Together for Mental Health: Mental Health Awareness Month

By Alexa Rivera

What is Mental Health Awareness Month? 

Mental Health Awareness Month (MHAM) is in May of each year. MHAM serves as an opportunity to amplify the voices of those living with mental or behavioral health issues, raise awareness of the importance of mental health, reduce stigma and fight for better mental health parity.  

Mental Health Awareness Month was founded by Mental Health American organization to raise awareness and education about mental illness. It was officially recognized by Congress in 1949, with its recognition being two-fold: the increasing number of veterans suffering from mental illness after World War II, and an increased spotlight on the poor and negligent treatment of those suffering from mental illness in medical institutions at the time.  

A lot has changed in the 73 years since Mental Health Awareness Month was founded, with numerous government interventions helping to the close the gap in mental health care and ensure the rights of those with mental disorders, including the Americans with Disabilities Act (1990), Mental Health Parity and Addiction Equity Act (2008), the Affordable Care Act (2010), among many others. While we’ve come so far, we still have a lot of work to do. 


Why is Mental Health Awareness Month Important? 

Whether you personally suffer with a mental health issue or not, Mental Health Awareness Month helps people recognize the importance of mental health and how it affects daily living; educates people on how to access resources, manage and cope with mental health issues and spotlights how one can be an active advocate for mental health parity in their daily lives. 

46% of Americans will meet the criteria for a diagnosable mental health condition sometime in their life. Even if you don’t personally benefit from mental health resources or advocacy right now, there may come a time in your life when you do. The goal of MHAM is to ensure that everybody who needs care can access that care free from stigma, whenever or however they need it — that includes you!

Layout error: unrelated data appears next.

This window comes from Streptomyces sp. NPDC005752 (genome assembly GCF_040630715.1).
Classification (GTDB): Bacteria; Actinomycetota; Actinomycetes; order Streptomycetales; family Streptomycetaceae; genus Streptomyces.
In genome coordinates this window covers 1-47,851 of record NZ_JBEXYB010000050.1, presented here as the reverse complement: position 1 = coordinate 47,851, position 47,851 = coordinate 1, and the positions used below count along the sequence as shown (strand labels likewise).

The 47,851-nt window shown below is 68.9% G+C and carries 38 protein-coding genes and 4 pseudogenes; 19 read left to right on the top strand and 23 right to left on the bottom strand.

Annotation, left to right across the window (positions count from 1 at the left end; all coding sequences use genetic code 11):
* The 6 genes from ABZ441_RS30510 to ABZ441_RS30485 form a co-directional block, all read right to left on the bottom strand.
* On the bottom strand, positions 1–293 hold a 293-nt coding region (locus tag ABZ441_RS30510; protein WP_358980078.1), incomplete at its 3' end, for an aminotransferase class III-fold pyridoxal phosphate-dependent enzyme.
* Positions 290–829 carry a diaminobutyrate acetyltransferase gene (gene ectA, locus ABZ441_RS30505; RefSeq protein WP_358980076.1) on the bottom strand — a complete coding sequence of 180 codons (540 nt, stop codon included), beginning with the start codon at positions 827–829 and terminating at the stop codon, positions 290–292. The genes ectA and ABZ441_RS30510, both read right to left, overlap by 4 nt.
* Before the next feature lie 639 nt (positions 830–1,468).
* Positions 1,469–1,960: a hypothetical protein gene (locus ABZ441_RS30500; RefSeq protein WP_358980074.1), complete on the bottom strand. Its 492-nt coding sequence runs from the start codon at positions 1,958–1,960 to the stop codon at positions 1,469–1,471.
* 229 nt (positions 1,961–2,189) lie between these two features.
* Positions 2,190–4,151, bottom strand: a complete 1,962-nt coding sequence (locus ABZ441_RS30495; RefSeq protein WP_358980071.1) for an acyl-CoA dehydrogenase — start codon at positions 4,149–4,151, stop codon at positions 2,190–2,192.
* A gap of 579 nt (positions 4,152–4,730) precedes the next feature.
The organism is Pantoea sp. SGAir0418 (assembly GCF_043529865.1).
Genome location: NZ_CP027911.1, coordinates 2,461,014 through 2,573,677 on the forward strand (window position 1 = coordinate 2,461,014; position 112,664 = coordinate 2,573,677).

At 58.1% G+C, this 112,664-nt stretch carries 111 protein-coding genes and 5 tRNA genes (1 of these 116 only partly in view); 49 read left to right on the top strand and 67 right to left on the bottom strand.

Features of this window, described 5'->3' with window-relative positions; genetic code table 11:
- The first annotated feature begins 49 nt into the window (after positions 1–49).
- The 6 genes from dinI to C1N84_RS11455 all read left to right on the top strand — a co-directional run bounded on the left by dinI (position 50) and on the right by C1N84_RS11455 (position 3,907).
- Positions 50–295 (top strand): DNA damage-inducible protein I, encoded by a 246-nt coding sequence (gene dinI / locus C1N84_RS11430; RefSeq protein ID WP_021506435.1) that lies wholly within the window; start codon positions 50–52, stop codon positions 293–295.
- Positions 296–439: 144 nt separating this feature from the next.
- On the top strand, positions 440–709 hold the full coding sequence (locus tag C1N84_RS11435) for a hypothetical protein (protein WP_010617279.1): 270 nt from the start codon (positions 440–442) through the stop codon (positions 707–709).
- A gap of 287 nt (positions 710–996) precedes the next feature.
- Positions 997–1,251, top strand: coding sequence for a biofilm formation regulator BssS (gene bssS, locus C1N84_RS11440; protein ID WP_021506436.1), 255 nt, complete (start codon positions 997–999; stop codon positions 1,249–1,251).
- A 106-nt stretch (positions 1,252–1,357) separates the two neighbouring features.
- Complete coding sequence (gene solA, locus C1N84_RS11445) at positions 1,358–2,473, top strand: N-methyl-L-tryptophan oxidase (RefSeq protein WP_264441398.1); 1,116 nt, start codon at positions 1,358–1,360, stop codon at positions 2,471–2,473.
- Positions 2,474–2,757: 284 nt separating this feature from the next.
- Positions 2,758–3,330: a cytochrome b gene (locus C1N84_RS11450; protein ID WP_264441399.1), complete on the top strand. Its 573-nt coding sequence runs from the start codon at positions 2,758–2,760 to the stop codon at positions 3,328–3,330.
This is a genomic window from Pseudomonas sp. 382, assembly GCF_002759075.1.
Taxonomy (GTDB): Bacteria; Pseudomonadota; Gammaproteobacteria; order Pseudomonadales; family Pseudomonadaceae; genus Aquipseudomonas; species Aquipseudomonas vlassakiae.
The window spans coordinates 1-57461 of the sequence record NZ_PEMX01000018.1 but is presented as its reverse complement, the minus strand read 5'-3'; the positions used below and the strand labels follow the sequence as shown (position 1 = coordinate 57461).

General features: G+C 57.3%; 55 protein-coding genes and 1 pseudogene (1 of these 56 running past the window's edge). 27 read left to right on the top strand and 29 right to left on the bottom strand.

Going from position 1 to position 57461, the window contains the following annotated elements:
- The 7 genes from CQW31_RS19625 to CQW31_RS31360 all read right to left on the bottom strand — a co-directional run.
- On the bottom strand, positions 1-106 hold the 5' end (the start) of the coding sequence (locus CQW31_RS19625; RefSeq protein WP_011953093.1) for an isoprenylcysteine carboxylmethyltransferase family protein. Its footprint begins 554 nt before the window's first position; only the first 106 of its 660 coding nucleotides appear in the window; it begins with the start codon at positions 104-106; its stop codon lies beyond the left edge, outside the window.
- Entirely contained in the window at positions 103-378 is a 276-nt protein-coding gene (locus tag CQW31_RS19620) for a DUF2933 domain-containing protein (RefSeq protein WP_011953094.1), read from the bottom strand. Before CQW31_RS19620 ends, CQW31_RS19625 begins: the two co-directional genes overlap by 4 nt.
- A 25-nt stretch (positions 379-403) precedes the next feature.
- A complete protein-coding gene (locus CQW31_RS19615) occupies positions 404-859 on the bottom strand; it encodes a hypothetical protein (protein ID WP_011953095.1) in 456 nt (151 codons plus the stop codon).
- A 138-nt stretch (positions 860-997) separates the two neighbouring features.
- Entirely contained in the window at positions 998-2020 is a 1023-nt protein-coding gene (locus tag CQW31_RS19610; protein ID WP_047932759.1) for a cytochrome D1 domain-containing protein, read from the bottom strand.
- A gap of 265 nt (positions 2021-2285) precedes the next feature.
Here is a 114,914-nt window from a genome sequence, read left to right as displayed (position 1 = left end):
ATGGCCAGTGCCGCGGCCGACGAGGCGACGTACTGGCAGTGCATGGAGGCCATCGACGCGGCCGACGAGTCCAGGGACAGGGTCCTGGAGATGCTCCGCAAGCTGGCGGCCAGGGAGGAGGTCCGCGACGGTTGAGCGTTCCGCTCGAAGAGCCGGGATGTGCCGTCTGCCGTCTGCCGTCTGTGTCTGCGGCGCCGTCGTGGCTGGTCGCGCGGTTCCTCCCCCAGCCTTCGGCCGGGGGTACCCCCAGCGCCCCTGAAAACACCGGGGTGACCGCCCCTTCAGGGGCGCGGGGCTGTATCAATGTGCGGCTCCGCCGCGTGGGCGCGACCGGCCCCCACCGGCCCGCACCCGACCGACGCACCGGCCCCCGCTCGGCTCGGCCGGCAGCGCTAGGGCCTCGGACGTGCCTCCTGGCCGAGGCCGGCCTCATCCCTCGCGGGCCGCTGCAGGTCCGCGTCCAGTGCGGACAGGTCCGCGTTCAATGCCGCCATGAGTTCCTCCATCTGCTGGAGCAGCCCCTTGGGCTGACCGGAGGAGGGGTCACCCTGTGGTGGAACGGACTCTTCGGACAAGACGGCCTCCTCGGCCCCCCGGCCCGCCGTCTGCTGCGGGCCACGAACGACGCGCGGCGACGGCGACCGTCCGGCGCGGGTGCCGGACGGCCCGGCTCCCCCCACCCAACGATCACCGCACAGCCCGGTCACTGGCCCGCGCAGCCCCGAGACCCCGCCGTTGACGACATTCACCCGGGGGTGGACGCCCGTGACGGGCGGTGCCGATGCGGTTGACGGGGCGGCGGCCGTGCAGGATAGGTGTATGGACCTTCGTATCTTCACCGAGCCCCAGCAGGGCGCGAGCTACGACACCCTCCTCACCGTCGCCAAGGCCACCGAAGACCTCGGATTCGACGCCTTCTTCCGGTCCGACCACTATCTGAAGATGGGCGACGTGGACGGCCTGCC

Mental health awareness also creates a downstream effect for those not suffering from a mental health disorder. People without mental health disorders can also benefit from talk therapy, support groups or family/marital counseling to help with stress and relationships free from stigma.  


Together for Mental Health 

This year’s theme is Together for Mental Health, with the goal of bringing our voices together to advocate for mental health. Many people feel isolated and alone experiencing their mental illness. Despite a myriad of communities, support groups and resources, people continue to suffer silently because of stigma. Together, we can change the narrative. Together, we can fight stigma so that communities can blossom, support groups can be attended and resources are plenty. We are stronger united than we are a part, and together we can ensure no one suffers silently.  


How Can You Get Involved? 

  • Amplify voices: support and amplify the voices of those living with mental health issues and choose the share the experiences they’ve had in their communities 

  • Start the conversation: let your friends and family members know you’re a safe person to confide in 

  • End the stigma: change the narrative by standing up against stigmatizing ideas and language 

  • Share your story: if you feel safe and comfortable, share your experiences in private to your loved ones or publicly to show others they’re not alone 



ACUTE Earns Prestigious Center of Excellence Designation from Anthem
In 2018, the ACUTE Center for Eating Disorders & Severe Malnutrition at Denver Health was honored by Anthem Health as a Center of Excellence for Medical Treatment of Severe and Extreme Eating Disorders. ACUTE is the first medical unit ever to achieve this designation in the field of eating disorders. It comes after a rigorous review process.

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